This review will be in three parts for ease of reading (this part is already north of 4,400 words) – the camera itself, today; a relative comparison with two other benchmarks, tomorrow; and a review of one of the two lenses announced with the camera shortly thereafter – the 12-40/2.8 M.Zuiko PRO. A quick note on testing methodology: a range of lenses were used for the review, including the new 12-40, the 50-200/2.8-3.5 SWD for 4/3rds, the 12, 45, 60 and 75mm primes, and the Panasonic 14-42X. You won’t find full size images here due to image theft/ IP issues; go by what I say not what you see – there’s an enormous difference between a small web JPEG that’s been attacked and oversharpened by Flickr’s downsizing algorithm and a full sized one or a RAW file in any case, plus of course the monitor matters. There will be 100% crops where noted, however.

A set of images shot with the E-M1 will be here on my flickr page, and continuously updated as I use the camera more.

Review updated 18 September to include comments on RAW file quality, post ACR 8.2 release.

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Tilt shift world cup: Korea vs. Japan: Rokinon/Samyang 24/3.5 T-S vs Nikon PCE 24/3.5

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In the left corner: the Rokinon (a.k.a ‘Samyang’, in some parts of the world) T-S 3.5/24 ED AS UMC, from Korea. In the right corner: the Nikon PC-E 24/3.5 ED. One weighs in at a hair under $2,000, the other, closer to $850. I have to be honest, the Samyang has only come onto my radar because of the enormous difference in price – I admit curiosity as to what we’re really giving up for the delta. The only real uses for these lenses – other than bragging rights – are to shoot architecture; Putrajaya’s Putra Mosque plays host to us for this testing session.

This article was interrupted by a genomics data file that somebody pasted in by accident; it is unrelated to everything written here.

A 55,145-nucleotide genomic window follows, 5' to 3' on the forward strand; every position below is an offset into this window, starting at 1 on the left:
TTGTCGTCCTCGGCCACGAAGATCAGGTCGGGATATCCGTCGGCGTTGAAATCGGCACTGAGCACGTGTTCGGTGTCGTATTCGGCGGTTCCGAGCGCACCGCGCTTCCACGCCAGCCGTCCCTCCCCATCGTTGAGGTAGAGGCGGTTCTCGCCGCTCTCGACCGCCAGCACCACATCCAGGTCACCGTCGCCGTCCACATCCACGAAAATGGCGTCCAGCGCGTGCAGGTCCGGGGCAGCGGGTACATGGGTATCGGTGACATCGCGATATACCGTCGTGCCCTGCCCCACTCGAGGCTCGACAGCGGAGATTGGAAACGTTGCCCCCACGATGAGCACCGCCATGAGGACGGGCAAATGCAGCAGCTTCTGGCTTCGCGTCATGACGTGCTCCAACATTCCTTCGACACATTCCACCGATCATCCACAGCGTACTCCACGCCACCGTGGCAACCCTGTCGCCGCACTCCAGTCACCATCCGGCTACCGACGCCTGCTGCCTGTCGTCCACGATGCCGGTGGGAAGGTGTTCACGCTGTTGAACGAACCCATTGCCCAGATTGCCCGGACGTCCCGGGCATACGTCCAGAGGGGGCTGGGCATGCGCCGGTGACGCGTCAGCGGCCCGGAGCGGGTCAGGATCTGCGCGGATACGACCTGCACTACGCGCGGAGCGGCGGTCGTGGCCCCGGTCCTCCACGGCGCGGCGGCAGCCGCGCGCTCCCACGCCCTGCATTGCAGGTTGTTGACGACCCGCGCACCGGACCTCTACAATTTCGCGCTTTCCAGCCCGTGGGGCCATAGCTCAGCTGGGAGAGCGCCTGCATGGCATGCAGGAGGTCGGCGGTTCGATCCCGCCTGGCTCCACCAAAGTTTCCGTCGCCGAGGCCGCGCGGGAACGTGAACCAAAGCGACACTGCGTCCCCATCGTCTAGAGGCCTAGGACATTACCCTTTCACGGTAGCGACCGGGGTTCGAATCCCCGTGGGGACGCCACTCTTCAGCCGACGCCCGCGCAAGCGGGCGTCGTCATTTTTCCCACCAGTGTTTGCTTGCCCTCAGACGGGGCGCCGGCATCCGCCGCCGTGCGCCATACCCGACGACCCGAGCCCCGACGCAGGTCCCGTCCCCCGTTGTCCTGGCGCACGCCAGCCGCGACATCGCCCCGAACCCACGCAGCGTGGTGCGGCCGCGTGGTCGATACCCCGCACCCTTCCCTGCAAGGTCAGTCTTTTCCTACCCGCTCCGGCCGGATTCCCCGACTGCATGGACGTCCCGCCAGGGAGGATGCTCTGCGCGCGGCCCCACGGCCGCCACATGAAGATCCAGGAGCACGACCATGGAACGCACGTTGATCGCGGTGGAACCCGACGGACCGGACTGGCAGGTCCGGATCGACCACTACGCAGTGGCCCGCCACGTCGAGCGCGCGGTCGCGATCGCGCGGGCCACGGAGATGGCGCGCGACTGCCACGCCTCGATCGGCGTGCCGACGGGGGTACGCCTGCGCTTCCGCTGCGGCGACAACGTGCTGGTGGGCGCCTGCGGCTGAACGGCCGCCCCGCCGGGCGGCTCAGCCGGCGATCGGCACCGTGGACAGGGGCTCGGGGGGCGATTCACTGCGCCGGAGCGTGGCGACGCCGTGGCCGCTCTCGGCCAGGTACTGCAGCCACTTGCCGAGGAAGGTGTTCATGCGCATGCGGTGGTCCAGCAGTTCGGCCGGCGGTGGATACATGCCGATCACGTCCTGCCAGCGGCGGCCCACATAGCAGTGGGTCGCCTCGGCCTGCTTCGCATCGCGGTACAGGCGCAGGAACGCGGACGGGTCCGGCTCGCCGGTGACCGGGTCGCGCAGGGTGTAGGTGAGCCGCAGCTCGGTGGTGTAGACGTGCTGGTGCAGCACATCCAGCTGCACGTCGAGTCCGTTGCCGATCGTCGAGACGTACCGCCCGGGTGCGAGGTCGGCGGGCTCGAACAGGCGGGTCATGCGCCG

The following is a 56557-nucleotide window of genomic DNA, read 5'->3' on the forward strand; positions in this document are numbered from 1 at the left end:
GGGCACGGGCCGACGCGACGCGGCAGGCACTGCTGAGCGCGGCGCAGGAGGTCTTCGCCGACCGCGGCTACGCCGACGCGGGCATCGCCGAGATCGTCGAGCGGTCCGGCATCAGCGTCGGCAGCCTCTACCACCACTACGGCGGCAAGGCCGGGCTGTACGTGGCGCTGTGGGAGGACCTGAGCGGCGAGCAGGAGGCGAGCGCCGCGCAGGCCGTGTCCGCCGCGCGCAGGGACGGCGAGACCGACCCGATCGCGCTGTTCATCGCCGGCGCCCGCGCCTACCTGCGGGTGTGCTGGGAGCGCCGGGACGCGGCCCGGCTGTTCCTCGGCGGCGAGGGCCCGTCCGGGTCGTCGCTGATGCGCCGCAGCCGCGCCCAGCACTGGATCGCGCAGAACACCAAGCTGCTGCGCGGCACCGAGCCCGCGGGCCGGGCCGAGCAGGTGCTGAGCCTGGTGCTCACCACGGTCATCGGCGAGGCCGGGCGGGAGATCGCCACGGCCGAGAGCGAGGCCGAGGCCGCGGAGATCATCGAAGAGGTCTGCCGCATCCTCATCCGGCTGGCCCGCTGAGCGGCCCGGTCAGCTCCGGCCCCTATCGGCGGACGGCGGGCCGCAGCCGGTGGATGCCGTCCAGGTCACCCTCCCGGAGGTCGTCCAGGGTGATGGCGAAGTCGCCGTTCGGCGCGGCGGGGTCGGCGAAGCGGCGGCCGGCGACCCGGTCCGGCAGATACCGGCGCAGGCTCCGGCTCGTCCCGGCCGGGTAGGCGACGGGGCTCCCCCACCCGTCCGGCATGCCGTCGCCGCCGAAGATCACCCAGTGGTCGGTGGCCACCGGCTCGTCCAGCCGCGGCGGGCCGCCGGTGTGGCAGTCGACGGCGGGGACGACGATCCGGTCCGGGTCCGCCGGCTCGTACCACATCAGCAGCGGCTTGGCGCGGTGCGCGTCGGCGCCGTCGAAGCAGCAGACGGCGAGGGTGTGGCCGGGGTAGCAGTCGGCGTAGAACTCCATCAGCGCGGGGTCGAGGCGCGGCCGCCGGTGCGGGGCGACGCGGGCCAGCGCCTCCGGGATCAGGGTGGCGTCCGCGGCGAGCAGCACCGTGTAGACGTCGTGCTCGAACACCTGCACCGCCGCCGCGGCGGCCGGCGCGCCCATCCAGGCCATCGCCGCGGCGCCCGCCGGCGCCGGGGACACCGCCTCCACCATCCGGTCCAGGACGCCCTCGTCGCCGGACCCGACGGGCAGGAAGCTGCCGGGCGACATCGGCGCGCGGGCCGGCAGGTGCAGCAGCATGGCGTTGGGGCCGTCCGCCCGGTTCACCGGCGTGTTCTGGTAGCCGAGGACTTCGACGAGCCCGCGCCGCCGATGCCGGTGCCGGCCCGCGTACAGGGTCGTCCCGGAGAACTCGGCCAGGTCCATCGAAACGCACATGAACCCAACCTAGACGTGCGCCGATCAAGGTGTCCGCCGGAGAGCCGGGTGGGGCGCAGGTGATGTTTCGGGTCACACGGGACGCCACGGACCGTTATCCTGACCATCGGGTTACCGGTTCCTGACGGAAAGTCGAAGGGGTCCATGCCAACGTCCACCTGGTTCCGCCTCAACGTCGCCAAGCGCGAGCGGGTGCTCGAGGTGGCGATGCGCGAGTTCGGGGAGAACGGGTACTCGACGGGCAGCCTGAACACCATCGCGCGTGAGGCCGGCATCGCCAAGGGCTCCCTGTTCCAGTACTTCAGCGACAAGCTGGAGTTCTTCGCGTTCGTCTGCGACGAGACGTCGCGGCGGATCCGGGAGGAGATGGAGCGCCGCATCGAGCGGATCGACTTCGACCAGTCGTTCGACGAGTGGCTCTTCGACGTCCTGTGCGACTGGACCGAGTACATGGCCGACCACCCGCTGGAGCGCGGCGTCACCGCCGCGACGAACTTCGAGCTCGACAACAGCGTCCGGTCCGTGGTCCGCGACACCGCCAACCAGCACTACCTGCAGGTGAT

Technical notes: During this test, I shot both lenses from the same tripod position with the same settings on the barrels – distance, tilt, shift, aperture. Nevertheless, there are still some slight differences, which I think are a combination of sample variation and lack of precision in the focusing scales of both lenses; infinity to 1m are barely five millimeters apart on the barrel – about seven degrees of travel, by my reckoning. Live view was used to match subject sharpness as closely as possible. Testing was done on a D800E body, at base ISO with self timer used at all times, on a locked down solid tripod – a Gitzo 5-series carbon systematic and Arca-Swiss Cube head. Whole-shot sample images were shot using the Nikon; in the A-B comparisons, the Rokinon is always the warmer image.

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Ultimate tripod heads, part two: the Arca-Swiss P0 Monoball